Tags : Episcopal Church Finding the Faithful
by Jeffrey Peters – serves as director of business development for Esri, playing a key role in strategic planning and corporate leadership.
The Reverend Kammy Young has seen the empty pews at Sunday morning service. She has read the surveys that show membership in decline. Once-thriving congregations now depend on part-time volunteers to keep their doors open. At a time when the relevancy of religion is in question, she feels a sense of urgency for churches to connect more deeply with their communities.
The challenges faced by Young and the Diocese of the Central Gulf Coast are not unique within the Episcopal Church. In fact, they’re not unique to the Episcopal denomination. During the past decade, the percentage of US adults who say they regularly attend religious services has been declining across every denomination and nearly every religion. The central question is how religious institutions might reverse that trend.
Article snapshot: Faith-based organizations facing declining attendance are hoping to reinvent themselves and engage unreached populations with help from technology traditionally used by businesses to find and retain customers.
Young and many of her Episcopal peers have begun to believe that if they develop a deeper understanding of the communities around their churches, they will be able to connect in new ways with the people who live and work there. With that goal in mind, they’re moving to embrace innovative techniques pioneered by businesses around the world.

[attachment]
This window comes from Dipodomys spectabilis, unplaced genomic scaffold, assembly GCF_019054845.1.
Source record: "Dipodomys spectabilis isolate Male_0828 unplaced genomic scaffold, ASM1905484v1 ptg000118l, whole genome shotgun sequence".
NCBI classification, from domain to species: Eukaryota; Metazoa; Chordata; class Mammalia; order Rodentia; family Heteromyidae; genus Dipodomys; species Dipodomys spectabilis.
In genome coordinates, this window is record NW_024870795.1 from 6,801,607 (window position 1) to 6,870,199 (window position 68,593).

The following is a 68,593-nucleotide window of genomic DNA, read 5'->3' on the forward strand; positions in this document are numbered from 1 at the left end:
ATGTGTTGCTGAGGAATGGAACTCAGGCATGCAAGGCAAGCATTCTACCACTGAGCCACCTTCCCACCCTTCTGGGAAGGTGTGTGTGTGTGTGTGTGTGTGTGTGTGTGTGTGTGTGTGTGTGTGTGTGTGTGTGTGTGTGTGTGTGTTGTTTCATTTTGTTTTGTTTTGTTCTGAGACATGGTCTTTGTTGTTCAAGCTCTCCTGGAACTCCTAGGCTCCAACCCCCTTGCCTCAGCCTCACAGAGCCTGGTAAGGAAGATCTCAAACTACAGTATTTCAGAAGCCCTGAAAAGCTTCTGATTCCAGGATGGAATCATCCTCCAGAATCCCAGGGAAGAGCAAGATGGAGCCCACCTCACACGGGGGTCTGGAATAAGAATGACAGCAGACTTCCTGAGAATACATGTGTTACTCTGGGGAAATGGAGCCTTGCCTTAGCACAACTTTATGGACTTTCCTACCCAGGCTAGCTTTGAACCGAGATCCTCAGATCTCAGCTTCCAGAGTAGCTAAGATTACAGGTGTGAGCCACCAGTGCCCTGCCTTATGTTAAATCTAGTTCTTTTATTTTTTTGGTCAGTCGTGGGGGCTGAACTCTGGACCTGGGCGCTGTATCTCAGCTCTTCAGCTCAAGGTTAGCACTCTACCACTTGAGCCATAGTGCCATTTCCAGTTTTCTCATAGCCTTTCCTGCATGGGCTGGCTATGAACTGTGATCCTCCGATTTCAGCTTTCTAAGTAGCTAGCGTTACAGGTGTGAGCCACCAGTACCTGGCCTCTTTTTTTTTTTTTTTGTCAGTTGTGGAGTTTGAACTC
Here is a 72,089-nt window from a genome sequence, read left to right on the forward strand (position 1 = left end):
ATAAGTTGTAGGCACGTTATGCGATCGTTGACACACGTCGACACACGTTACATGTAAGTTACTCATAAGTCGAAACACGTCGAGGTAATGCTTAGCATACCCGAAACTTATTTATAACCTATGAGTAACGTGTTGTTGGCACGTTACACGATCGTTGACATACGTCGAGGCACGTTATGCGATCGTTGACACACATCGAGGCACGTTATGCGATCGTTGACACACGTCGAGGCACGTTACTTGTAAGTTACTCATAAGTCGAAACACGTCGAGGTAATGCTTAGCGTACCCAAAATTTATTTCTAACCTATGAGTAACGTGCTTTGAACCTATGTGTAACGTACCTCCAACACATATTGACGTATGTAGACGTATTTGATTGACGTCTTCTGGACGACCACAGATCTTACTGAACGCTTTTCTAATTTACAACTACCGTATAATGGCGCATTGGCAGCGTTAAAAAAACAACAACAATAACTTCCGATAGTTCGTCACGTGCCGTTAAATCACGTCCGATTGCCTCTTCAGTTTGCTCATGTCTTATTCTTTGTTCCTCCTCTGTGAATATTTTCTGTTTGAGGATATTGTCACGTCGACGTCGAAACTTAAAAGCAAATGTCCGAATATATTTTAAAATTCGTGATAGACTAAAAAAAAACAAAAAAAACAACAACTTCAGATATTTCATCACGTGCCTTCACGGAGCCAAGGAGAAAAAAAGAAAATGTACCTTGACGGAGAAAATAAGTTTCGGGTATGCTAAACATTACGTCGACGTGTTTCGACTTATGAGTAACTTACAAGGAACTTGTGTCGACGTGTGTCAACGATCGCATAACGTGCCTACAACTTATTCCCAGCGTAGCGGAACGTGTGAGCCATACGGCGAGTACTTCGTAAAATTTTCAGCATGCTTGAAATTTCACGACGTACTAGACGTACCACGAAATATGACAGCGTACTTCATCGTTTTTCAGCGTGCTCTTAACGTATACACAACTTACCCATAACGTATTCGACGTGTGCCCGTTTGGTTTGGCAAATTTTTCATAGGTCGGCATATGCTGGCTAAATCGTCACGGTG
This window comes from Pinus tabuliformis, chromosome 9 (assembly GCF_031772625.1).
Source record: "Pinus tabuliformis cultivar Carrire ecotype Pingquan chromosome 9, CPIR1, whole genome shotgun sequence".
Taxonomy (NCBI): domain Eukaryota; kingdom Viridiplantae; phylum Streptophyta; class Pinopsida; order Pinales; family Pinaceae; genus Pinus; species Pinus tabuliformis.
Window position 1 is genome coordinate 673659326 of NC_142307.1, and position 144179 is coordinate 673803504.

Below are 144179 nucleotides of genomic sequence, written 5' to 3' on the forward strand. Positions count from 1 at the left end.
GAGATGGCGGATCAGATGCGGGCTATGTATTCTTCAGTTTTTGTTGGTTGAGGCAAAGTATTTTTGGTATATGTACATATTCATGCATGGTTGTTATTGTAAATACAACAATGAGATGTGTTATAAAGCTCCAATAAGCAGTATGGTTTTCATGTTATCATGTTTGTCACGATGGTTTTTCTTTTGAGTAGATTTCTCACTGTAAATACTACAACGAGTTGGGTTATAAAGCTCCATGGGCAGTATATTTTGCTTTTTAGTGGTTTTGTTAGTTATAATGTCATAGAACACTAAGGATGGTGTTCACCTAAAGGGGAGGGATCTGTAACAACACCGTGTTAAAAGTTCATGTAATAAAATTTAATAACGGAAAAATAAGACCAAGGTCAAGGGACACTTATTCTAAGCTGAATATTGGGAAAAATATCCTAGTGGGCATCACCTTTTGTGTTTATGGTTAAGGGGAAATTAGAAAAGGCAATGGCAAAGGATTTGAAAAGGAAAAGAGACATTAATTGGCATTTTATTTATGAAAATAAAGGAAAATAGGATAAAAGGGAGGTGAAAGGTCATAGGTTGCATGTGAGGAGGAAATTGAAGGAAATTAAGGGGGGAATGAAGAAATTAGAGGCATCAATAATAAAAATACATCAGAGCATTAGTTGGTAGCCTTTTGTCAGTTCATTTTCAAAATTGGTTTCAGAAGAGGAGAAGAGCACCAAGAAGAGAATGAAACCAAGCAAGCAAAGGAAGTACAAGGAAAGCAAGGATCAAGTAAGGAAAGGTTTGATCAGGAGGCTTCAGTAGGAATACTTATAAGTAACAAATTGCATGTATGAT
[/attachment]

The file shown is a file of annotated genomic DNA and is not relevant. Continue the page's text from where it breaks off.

In the age of digital transformation, the Episcopal Church is using science to find the faithful.
The Old Ways Don’t Work Well Anymore
The old way of operating simply isn’t working anymore, Young says. “We’re no longer an established church that can just sit back, put our sign out front, and wait for people to walk in the door. We need to be engaged in our communities in significant ways in order to connect with people.”
The Reverend Tom Brackett, denominational manager of planting and redevelopment for the Episcopal Church, agrees. Part of the church’s decline, he says, may stem from complacency with the status quo.
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